The production of multiple copies of a document, book, etc., by the use of plates or other surface to transfer an impression to a substrate For much of the history of printing, letterpress (or "relief") was employed, but advancements since the nineteenth century have produced a wide variety of printing processes.


The history of printing begins in a parallel course with that of moveable type. Although Johann Gutenberg, a goldsmith from Mainz, Germany (c. 1400:c. 1468), is regarded as having invented both moveable type and the printing press, the former dates back to eleventh-century China, and the latter to eighth-century Japan and ninth-century China. Between 1058 and 1061, Pi Sheng used clay, and later tin, to create type. The nature of the Chinese language (the lack of a true alphabet and the presence of more than 40,000 characters) made the invention and practical use of moveable type a near impossibility. Pi Sheng's type was not widely used, and didn't catch on in the East until a couple hundred years later. Metal type was invented in 1403 in Korea, primarily due to the dearth of hardwood necessary to create workable blocks of type, and was quickly endorsed and adopted by the Korean emperor T'ai Tsung as an aid to government and the preservation of civilization.

The idea of using raised blocks of wood to create an impression on a substrate (initially clay) derived from seals (used in impressing signatures). (The Chinese word for "print" is the same as that for "seal.") In the second century C.E., classical texts were stamped into stone; around the fifth century, ink was applied to the blocks. The earliest known printed book is the "Diamond Sutra," printed by Wang Chieh in C.E. 868. Many other books, most in roll form but one in the cut-sheet form we are familiar with today, were found that date from around the same time. Shortly thereafter, the idea of printing was adopted by religious adherents to promote their doctrines, and prayers, hymns, and other ecclesiastical materials were widely duplicated and disseminated. The other primary use of printing, dating from around 969 or earlier, was the production of playing cards. In the tenth century, the emperor agreed to (and financed) the printing of the Chinese classics, which led to a widespread revival of learning and education during the time of the Sung Dynasty (known as the Sung Renaissance). Also in the tenth century, printing was enthusiastically applied to the production of paper currency, which had the effect of introducing to China the concept of inflation.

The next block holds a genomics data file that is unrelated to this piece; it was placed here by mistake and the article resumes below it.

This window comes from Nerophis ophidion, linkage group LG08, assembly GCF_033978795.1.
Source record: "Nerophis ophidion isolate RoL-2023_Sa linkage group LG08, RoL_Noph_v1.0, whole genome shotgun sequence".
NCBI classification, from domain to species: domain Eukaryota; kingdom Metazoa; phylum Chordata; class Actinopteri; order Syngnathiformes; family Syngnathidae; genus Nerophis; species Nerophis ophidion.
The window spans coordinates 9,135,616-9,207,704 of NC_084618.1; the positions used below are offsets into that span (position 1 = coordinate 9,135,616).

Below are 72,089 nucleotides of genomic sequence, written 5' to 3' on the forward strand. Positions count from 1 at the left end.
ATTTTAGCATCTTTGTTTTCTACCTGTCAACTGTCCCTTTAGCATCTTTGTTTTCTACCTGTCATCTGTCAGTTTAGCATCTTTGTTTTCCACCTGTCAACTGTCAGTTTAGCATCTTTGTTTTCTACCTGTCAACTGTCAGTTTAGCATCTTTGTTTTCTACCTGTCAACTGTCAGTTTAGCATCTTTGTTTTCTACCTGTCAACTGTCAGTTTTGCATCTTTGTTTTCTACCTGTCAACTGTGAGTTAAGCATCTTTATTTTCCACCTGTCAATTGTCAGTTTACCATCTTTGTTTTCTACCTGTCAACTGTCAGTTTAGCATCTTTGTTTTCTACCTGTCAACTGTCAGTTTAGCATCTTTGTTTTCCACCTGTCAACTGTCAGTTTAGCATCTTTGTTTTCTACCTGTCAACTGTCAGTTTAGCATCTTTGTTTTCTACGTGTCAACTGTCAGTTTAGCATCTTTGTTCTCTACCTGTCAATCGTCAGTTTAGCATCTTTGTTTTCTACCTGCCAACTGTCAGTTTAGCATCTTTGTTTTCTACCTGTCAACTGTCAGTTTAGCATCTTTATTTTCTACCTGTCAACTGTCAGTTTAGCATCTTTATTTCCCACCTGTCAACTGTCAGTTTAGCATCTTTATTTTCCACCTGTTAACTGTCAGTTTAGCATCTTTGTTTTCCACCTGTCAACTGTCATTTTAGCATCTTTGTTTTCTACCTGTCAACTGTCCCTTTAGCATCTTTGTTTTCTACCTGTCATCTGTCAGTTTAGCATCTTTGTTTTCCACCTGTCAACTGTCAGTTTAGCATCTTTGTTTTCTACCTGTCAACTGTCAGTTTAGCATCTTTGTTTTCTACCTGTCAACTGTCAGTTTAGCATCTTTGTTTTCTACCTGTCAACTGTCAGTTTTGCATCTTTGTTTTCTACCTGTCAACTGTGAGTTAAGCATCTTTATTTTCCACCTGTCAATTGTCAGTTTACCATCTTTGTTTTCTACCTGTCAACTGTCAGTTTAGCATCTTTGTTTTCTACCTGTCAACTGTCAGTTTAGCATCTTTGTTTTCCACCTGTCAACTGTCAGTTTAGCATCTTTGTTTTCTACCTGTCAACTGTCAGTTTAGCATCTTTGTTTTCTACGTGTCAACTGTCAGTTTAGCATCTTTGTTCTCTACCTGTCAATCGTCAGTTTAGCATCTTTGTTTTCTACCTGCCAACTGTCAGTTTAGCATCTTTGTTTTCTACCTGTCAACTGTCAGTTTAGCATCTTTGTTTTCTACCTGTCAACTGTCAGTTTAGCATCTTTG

The invention of block printing had a dramatic effect on Chinese culture and the democratization of knowledge; by 972, five thousand volumes of the Buddhist canon had been printed, and hundreds of volumes of Dynastic histories appeared soon thereafter, followed by encyclopedias, dictionaries, as well as compilations and anthologies of literature. There was, in a word, a riot of scholarship. The downside, however, is that due to a prohibition on the use of printing for commercial (i.e., money-making) purposes, all printed texts were given away gratis by the government. This helped stifle the further development of printing technology; moveable, metal type, created in Korea, had a brief popularity, then died away. The prevalence of moveable type could have been effected by the adoption of a simplified, twenty-four character alphabet devised by King Sajong of Korea, but interest in things Chinese (rather than Korean) prevented this. Typesetting (as we now know it) only became popular in China after Gutenberg's invention and the principles and techniques of Eastern typography were introduced by missionaries, after having first been carried from Korea to Europe, probably by Arab traders. What goes around comes around.

In Europe, there is evidence (albeit inconclusive) that printing utilizing moveable type was first practiced in the 1430s in Haarlem, Holland, by Laurens Coster. If that was the case, it didn't catch on, as the next recorded Dutch use of the technology was in 1470, when German printers set up a press in Utrecht.